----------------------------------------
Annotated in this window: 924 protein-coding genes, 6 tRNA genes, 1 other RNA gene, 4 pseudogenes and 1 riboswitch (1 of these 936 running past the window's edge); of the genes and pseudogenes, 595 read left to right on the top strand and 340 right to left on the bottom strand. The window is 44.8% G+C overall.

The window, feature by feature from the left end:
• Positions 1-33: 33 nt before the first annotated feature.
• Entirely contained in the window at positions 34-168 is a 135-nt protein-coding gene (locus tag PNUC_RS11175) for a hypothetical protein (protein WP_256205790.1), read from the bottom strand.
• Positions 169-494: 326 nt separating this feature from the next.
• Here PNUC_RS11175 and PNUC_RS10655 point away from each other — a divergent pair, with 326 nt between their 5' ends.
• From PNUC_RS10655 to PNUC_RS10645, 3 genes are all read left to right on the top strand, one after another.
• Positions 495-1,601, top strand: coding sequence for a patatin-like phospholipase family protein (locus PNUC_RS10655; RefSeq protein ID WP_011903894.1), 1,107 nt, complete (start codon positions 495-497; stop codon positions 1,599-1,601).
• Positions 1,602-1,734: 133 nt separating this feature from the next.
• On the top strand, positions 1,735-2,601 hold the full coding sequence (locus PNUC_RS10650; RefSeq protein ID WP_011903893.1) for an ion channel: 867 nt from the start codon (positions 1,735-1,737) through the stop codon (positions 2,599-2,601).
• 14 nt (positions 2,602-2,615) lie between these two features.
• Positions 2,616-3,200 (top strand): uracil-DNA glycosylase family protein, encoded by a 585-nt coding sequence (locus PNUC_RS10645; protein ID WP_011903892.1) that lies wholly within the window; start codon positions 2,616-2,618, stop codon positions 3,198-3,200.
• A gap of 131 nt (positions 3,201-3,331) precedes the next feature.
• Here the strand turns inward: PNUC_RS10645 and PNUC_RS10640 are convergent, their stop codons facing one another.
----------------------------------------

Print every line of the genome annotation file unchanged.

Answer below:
Annotated in this window: 924 protein-coding genes, 6 tRNA genes, 1 other RNA gene, 4 pseudogenes and 1 riboswitch (1 of these 936 running past the window's edge); of the genes and pseudogenes, 595 read left to right on the top strand and 340 right to left on the bottom strand. The window is 44.8% G+C overall.

The window, feature by feature from the left end:
• Positions 1-33: 33 nt before the first annotated feature.
• Entirely contained in the window at positions 34-168 is a 135-nt protein-coding gene (locus tag PNUC_RS11175) for a hypothetical protein (protein WP_256205790.1), read from the bottom strand.
• Positions 169-494: 326 nt separating this feature from the next.
• Here PNUC_RS11175 and PNUC_RS10655 point away from each other — a divergent pair, with 326 nt between their 5' ends.
• From PNUC_RS10655 to PNUC_RS10645, 3 genes are all read left to right on the top strand, one after another.
• Positions 495-1,601, top strand: coding sequence for a patatin-like phospholipase family protein (locus PNUC_RS10655; RefSeq protein ID WP_011903894.1), 1,107 nt, complete (start codon positions 495-497; stop codon positions 1,599-1,601).
• Positions 1,602-1,734: 133 nt separating this feature from the next.
• On the top strand, positions 1,735-2,601 hold the full coding sequence (locus PNUC_RS10650; RefSeq protein ID WP_011903893.1) for an ion channel: 867 nt from the start codon (positions 1,735-1,737) through the stop codon (positions 2,599-2,601).
• 14 nt (positions 2,602-2,615) lie between these two features.
• Positions 2,616-3,200 (top strand): uracil-DNA glycosylase family protein, encoded by a 585-nt coding sequence (locus PNUC_RS10645; protein ID WP_011903892.1) that lies wholly within the window; start codon positions 2,616-2,618, stop codon positions 3,198-3,200.
• A gap of 131 nt (positions 3,201-3,331) precedes the next feature.
• Here the strand turns inward: PNUC_RS10645 and PNUC_RS10640 are convergent, their stop codons facing one another.